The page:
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South African Rand Closes In On New Lows but Sell-off May be Overdone Says Strategist

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- GBP/ZAR spot at time of writing: 23.48
- Bank transfer rates (indicative): 22.67-22.83
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The Rand was closing in on fresh lows against the Pound and Dollar Wednesday as risk aversion returned to global markets but some analysts are saying the sell-off may now be overdone while others are tipping a recovery for the South African unit and other emerging market currencies before year-end.

South Africa's Rand saw only brief respite from the selling pressures that have wrought steep double-digit losses on it for 2020 before the mood among international investors soured again, sending risk assets including emerging market currencies tumbling. Losses were built further on Tuesday as the South African Reserve Bank (SARB) cut its cash rate by a further 100 basis points to 4.25% and snowballed Wednesday when currency traders appeared to have appetite for only the safe-haven Dollar. 

Resulting losses incited the Pound-to-Rand rate into a fresh test of the 23.57 level on Wednesday, which is also the 78.6% Fibonacci retracement of the January 2016 downtrend and the last major obstacle to the record highs struck just more than four years ago. Meanwhile, the USD/ZAR rate has extended its rally higher from 17.84, which is the 100% retracement of a similary post-2016 downtrend that has offered solid support to the exchange rate this week. 

"The ZAR has been hammered by the collapse in risk appetite seen at the beginning of the coronavirus outbreak as investors sold off riskier currencies in favour of safer assets. The ZAR actually lost about 39% of its value versus the USD between early January to April and GBP/ZAR is up 23% since the start of the year," says George Vessey, a currency strategist at Western Union. "This ZAR downtrend may be overdone now though as market participants also keep a close watch on the price of gold, which continues to climb."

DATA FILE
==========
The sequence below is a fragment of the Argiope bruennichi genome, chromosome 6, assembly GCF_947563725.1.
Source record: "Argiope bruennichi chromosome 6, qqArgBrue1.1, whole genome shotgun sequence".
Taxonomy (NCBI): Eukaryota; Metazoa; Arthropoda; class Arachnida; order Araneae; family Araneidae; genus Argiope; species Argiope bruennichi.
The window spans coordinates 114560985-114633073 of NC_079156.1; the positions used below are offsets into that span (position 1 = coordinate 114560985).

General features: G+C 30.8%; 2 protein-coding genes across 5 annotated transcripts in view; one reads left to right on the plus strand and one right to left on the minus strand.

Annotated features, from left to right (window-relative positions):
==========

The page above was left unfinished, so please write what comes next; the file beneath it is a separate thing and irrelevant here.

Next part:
Above: Pound-to-Rand rate shown at weekly intervals, with Fibonacci retracements of January 2016 downtrend marked out.

Vessey tips a rising gold price as a likely source of eventual support for the Rand, given that it's South Africa's largest export by a country mile and prices have risen handsomely as a result of increased demand for safe-havens as well as an alternative to fiat currencies. Those currencies are increasingly polymer plastics with little more than numbers in ledgers sat behind them, whereas gold has long been viewed by many as an effective store of value. 

Gold was up 13.2% for 2020 on Wednesday and trading around $1718 per ounce although some influential forecasters tip it to hit $1,800 by year-end. Goldman Sachs commodities strategists said last month they're increasingly confident the "currency of last resort" will hit $1,800 by year-end while Commerzbank technical analysts said separately in their research that once past $1,703, gold would have a clean run at $1,734, $1,796 and $1,803. 

Higher gold prices mean an improved 'terms of trade,' which refers to the ratio of export prices to import prices that is one of many important influences on the market-perceived 'fair value' of exchange rates. A stronger gold outlook might also mean a lesser trade deficit, which would imply improved supply and demand dynamics for the currency and may support to the economy at the margins given that trade deficits are by definition a net drag on gross domestic product (GDP). But price rises have done little for the Rand so far.

Above: Gold price shown at weekly intervals alongside ZAR/USD rate.